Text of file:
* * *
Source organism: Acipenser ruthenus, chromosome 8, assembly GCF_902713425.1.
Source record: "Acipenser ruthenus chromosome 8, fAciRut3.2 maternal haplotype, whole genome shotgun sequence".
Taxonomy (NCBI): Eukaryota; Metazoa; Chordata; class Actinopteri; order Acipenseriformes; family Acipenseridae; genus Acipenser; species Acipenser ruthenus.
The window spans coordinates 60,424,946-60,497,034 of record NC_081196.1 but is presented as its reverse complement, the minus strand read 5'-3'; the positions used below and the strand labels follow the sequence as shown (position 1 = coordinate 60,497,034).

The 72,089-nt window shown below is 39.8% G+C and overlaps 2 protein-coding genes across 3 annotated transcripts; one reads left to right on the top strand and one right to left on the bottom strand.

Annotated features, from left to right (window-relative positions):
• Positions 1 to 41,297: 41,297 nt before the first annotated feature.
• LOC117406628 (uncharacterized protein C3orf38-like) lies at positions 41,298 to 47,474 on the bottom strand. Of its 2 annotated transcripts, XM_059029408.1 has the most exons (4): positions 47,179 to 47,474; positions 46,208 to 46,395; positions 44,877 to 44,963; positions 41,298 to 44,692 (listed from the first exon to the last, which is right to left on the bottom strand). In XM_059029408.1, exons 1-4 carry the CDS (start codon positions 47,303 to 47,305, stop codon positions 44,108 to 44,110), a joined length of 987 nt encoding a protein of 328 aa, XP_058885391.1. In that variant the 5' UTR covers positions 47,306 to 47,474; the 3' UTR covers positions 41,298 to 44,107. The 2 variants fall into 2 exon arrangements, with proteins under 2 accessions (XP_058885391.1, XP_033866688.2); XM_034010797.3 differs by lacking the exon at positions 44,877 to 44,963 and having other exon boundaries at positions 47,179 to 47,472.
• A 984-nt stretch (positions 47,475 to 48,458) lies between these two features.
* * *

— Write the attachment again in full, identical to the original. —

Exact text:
Source organism: Acipenser ruthenus, chromosome 8, assembly GCF_902713425.1.
Source record: "Acipenser ruthenus chromosome 8, fAciRut3.2 maternal haplotype, whole genome shotgun sequence".
Taxonomy (NCBI): Eukaryota; Metazoa; Chordata; class Actinopteri; order Acipenseriformes; family Acipenseridae; genus Acipenser; species Acipenser ruthenus.
The window spans coordinates 60,424,946-60,497,034 of record NC_081196.1 but is presented as its reverse complement, the minus strand read 5'-3'; the positions used below and the strand labels follow the sequence as shown (position 1 = coordinate 60,497,034).

The 72,089-nt window shown below is 39.8% G+C and overlaps 2 protein-coding genes across 3 annotated transcripts; one reads left to right on the top strand and one right to left on the bottom strand.

Annotated features, from left to right (window-relative positions):
• Positions 1 to 41,297: 41,297 nt before the first annotated feature.
• LOC117406628 (uncharacterized protein C3orf38-like) lies at positions 41,298 to 47,474 on the bottom strand. Of its 2 annotated transcripts, XM_059029408.1 has the most exons (4): positions 47,179 to 47,474; positions 46,208 to 46,395; positions 44,877 to 44,963; positions 41,298 to 44,692 (listed from the first exon to the last, which is right to left on the bottom strand). In XM_059029408.1, exons 1-4 carry the CDS (start codon positions 47,303 to 47,305, stop codon positions 44,108 to 44,110), a joined length of 987 nt encoding a protein of 328 aa, XP_058885391.1. In that variant the 5' UTR covers positions 47,306 to 47,474; the 3' UTR covers positions 41,298 to 44,107. The 2 variants fall into 2 exon arrangements, with proteins under 2 accessions (XP_058885391.1, XP_033866688.2); XM_034010797.3 differs by lacking the exon at positions 44,877 to 44,963 and having other exon boundaries at positions 47,179 to 47,472.
• A 984-nt stretch (positions 47,475 to 48,458) lies between these two features.